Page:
Using a reusable water bottle

We sure love our H2O. But the fact that it takes about 25 bottles of water to produce the plastic for a one-litre bottle doesn’t really help the environment. Terrible. The simple solution to to stop buying bottled water. Purchase a stainless steel or aluminum bottle instead, filling it up at home, in the office, at fountains and where ever you can. If you leave it at home and have to opt for a plastic bottle, choose ones that are numbered 1,2,4 or 5.

Say goodbye to paper towels

Paper towels are handy, sure, but not exactly great for the environment. For cleaning, use microfibre towels–they do a better job and you can easily through them in the washer to use them over and over.

When paper towels are a must, look for “green” or “recycled” varieties. Although these in terms of toilet paper might not be the most pleasant, they’re great for paper towels. If every household in the US used recycled ones instead, almost 550,000 trees would be saved per roll.

Stop washing on hot

Washing machines are powered by about 10 percent to run the motor. So where does the rest come from? Heating that water. The bad news isn’t just your energy supply, but your wallet, too.

Choose to wash on cold water by a simple swap on your washing machine’s temperature setting. If you have very heavy soiled towels, socks, or similar, use warm if you absolutely need to. Most new, high-efficiency washers and driers are designed to work better on cold water, too.

And stop drying altogether

How necessary is it to run that dryer? Not really at all. In fact, dryers are the second largest energy user in the average house (first being the fridge). If it’s necessary (like a large load of socks and underwear, be sure to clean the lint filter and only dry full loads of clothes.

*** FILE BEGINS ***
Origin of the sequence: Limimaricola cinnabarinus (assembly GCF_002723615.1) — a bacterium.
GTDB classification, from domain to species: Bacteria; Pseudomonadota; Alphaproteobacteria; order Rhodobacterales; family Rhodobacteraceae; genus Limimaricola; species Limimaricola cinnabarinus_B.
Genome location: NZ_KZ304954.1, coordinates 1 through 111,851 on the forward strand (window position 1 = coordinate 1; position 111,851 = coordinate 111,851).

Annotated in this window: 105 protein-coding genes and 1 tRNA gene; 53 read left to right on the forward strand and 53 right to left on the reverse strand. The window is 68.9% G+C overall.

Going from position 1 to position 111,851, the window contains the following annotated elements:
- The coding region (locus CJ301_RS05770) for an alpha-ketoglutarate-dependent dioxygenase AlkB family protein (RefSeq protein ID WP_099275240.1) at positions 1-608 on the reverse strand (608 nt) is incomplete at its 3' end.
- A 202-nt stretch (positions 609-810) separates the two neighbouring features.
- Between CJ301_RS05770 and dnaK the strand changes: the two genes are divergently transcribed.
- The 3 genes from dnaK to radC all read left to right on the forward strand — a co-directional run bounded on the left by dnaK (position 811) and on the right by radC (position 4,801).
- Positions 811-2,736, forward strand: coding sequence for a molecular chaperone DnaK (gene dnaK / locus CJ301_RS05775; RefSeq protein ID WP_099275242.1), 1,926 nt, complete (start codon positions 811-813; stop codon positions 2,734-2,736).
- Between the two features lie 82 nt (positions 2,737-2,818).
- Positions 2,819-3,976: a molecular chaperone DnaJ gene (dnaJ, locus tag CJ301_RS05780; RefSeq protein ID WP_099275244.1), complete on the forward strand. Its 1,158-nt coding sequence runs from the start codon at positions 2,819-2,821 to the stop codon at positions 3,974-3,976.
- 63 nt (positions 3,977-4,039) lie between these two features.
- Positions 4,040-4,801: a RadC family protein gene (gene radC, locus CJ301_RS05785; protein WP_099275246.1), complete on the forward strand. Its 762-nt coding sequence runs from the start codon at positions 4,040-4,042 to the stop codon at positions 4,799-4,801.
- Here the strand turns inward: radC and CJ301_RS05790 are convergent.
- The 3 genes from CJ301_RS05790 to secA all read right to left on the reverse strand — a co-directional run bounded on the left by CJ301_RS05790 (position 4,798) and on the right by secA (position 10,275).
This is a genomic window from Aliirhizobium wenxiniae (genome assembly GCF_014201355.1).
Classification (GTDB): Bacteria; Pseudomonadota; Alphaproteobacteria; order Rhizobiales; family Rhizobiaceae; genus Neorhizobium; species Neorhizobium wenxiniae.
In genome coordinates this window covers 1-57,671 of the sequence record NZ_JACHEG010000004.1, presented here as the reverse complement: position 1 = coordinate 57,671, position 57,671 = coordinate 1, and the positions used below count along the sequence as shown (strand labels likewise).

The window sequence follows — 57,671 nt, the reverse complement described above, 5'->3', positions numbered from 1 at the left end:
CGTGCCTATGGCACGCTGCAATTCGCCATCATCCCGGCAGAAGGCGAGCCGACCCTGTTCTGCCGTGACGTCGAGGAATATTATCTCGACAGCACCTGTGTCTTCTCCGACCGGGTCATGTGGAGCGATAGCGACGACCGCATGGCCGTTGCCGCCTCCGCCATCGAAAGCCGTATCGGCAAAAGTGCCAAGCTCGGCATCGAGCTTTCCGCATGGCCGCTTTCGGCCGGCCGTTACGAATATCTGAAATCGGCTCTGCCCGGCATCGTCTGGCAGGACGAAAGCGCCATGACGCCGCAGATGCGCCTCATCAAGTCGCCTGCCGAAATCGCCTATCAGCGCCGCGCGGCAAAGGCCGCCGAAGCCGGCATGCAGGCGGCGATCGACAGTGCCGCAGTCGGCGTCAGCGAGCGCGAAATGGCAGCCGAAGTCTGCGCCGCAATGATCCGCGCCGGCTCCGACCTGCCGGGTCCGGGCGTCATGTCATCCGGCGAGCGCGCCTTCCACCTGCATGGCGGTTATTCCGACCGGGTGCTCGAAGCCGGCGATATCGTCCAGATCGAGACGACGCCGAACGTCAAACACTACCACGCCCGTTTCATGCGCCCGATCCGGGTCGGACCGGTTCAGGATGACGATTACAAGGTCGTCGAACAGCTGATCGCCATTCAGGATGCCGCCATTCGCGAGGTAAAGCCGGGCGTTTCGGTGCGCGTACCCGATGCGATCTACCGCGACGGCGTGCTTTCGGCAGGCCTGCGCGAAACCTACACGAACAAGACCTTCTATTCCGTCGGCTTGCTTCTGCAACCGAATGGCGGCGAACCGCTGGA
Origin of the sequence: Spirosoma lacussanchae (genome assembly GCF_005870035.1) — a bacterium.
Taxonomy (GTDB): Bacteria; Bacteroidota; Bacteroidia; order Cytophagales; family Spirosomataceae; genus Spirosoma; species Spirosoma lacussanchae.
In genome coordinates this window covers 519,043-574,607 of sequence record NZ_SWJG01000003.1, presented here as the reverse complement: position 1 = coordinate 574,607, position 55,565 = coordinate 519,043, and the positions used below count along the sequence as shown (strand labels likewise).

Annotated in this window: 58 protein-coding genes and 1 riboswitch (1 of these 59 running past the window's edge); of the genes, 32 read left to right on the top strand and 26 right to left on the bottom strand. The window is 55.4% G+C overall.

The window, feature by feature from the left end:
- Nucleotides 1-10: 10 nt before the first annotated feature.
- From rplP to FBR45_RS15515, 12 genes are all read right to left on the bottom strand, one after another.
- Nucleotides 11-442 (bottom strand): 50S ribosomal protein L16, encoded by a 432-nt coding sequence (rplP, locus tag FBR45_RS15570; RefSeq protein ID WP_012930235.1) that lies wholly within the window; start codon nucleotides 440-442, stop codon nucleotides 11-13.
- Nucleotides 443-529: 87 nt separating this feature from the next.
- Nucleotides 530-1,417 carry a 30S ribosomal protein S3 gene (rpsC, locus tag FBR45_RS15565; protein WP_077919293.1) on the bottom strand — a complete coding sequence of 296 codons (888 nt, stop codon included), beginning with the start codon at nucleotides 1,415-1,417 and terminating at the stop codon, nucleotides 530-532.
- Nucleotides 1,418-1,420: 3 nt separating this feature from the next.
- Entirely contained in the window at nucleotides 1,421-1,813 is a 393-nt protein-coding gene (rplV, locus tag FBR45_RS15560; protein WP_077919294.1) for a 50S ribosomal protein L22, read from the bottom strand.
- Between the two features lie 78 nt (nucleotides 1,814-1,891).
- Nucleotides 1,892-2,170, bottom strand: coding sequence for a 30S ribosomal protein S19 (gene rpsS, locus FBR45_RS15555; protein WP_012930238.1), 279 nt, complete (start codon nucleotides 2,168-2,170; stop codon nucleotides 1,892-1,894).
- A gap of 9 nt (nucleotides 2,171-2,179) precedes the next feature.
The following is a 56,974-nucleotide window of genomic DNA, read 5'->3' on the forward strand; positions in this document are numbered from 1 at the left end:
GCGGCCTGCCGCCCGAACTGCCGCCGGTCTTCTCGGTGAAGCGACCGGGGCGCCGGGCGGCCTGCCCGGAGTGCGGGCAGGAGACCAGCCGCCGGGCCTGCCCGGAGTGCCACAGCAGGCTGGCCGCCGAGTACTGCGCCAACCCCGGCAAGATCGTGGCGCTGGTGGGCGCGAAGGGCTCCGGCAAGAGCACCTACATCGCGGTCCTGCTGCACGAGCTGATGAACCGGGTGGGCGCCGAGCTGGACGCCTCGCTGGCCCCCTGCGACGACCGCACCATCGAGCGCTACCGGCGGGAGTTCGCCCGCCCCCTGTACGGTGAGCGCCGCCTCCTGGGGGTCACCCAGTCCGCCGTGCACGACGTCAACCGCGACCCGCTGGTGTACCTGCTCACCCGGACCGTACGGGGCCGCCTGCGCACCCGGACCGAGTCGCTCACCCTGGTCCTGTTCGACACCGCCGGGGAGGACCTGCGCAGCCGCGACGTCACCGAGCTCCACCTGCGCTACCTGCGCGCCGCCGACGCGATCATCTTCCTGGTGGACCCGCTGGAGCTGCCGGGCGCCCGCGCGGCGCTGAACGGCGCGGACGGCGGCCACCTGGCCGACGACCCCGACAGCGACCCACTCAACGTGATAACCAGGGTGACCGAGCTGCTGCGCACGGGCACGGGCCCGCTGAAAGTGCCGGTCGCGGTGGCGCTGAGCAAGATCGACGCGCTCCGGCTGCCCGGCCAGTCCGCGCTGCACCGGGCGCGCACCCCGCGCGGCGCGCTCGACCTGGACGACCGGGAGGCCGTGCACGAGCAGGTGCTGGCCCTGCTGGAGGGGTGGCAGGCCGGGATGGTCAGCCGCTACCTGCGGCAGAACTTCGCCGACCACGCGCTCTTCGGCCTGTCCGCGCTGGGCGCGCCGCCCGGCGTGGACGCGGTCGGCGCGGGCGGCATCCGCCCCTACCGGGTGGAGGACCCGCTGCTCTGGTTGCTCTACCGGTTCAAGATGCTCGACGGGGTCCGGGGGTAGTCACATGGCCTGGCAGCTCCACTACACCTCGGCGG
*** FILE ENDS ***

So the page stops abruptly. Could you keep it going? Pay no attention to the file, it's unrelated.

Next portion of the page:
The rest of the time, opt for outdoor drying on a clothesline, or indoor on a clothes rack.

Turn down the heater or air conditioner

Yep, it’s chilly. The answer? Put on another layer and get under a blanket. Similarly, a fan, shorts and a tank-top will keep you pretty darn cool in the heat of summer. Save some money–and some energy–by setting your thermostat a few degrees cooler in the winter and a few degrees warmer in the summer. Better yet, nix the air conditioning altogether.

Run that dishwasher when it’s full

Dishwashers are cost-efficient, especially newer ones. They often use less water than handwashing, and save you a lot of time. For the most part, they use about a third less water than washing the dishes by hand, which can save up to 20 gallons of water a day. Click the heat-dry setting “off”, and let them air-dry until you’re ready to unload.

Recycle and compost

By now, if you haven’t started recycling and composting, we wonder where you’ve been all these years. Most paper, plastic, aluminum, food scraps, and cardboard doesn’t have to go in the trash. If you’re community hasn’t started a program, use the compost in your garden, and contact the city to find out what you can do with your recyclable goods.

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Thanksgiving for Kids Part 2: Dessert and Appetizers

Yesterday we talked about our holiday menu!  Today, we’re talking about appetizers and dessert.  In a few hours, we’re going to actually talk.. on the radio!

In keeping with our healthy holiday principles from yesterday, we came up with an appetizer that fit all three criteria. No crackers and cheese for this family!

Using small baking candy cups, we were able to have bite sized servings of:

We curled the ends of the celery sticks by peeling the ends with a vegetable peeler and dunking in ice cold water. (see our old post for curling celery)

For dessert, we had pumpkin pie, in a gluten free way.  For some reason, my dad used to do this growing up. We would only bake the inside of the pie, without the crust.  No one had a problem with gluten, we just loved the middle so much!  So, I just follow the recipe on the pumpkin can, and made pumpkin pie- no crust.  It still is dessert! There is still sugar.  But without the crust you can save a little fat and calories .

We cut the sugar slightly, so the final recipe reads:

Mix all ingredients thoroughly. Pour into a greased pie plate. Bake at 425 for 15 minutes, reduce temp to 350 and bake for another 45 minutes. Pie is finished when toothpick can be inserted in the center and come out clean.

Serve with whipped topping. Garnish with nutmeg.

What are you serving for appetizers and dessert?

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Problems with UK National Health Service